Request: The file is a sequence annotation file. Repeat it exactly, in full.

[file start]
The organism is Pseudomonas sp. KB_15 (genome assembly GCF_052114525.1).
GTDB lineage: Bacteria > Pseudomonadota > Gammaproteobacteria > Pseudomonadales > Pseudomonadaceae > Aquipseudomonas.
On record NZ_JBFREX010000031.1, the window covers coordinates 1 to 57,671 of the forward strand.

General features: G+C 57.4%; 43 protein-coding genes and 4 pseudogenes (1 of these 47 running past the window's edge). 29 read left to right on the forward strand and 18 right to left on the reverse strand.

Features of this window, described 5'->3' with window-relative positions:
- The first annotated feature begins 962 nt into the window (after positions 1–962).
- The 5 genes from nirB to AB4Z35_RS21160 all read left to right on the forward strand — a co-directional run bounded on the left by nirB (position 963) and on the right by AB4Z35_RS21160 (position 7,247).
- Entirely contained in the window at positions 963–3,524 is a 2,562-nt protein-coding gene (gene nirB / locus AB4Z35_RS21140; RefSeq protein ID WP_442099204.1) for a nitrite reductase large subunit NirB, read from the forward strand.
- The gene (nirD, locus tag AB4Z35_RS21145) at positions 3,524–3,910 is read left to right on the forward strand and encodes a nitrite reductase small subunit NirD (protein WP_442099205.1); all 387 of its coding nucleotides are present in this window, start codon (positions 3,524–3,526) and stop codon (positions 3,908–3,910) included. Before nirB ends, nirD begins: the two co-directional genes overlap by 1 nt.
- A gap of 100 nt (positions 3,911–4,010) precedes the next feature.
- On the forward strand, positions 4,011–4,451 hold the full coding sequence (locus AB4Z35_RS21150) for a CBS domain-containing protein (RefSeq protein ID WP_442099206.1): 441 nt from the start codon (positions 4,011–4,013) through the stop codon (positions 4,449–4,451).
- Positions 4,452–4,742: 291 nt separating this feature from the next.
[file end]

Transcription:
The organism is Pseudomonas sp. KB_15 (genome assembly GCF_052114525.1).
GTDB lineage: Bacteria > Pseudomonadota > Gammaproteobacteria > Pseudomonadales > Pseudomonadaceae > Aquipseudomonas.
On record NZ_JBFREX010000031.1, the window covers coordinates 1 to 57,671 of the forward strand.

General features: G+C 57.4%; 43 protein-coding genes and 4 pseudogenes (1 of these 47 running past the window's edge). 29 read left to right on the forward strand and 18 right to left on the reverse strand.

Features of this window, described 5'->3' with window-relative positions:
- The first annotated feature begins 962 nt into the window (after positions 1–962).
- The 5 genes from nirB to AB4Z35_RS21160 all read left to right on the forward strand — a co-directional run bounded on the left by nirB (position 963) and on the right by AB4Z35_RS21160 (position 7,247).
- Entirely contained in the window at positions 963–3,524 is a 2,562-nt protein-coding gene (gene nirB / locus AB4Z35_RS21140; RefSeq protein ID WP_442099204.1) for a nitrite reductase large subunit NirB, read from the forward strand.
- The gene (nirD, locus tag AB4Z35_RS21145) at positions 3,524–3,910 is read left to right on the forward strand and encodes a nitrite reductase small subunit NirD (protein WP_442099205.1); all 387 of its coding nucleotides are present in this window, start codon (positions 3,524–3,526) and stop codon (positions 3,908–3,910) included. Before nirB ends, nirD begins: the two co-directional genes overlap by 1 nt.
- A gap of 100 nt (positions 3,911–4,010) precedes the next feature.
- On the forward strand, positions 4,011–4,451 hold the full coding sequence (locus AB4Z35_RS21150) for a CBS domain-containing protein (RefSeq protein ID WP_442099206.1): 441 nt from the start codon (positions 4,011–4,013) through the stop codon (positions 4,449–4,451).
- Positions 4,452–4,742: 291 nt separating this feature from the next.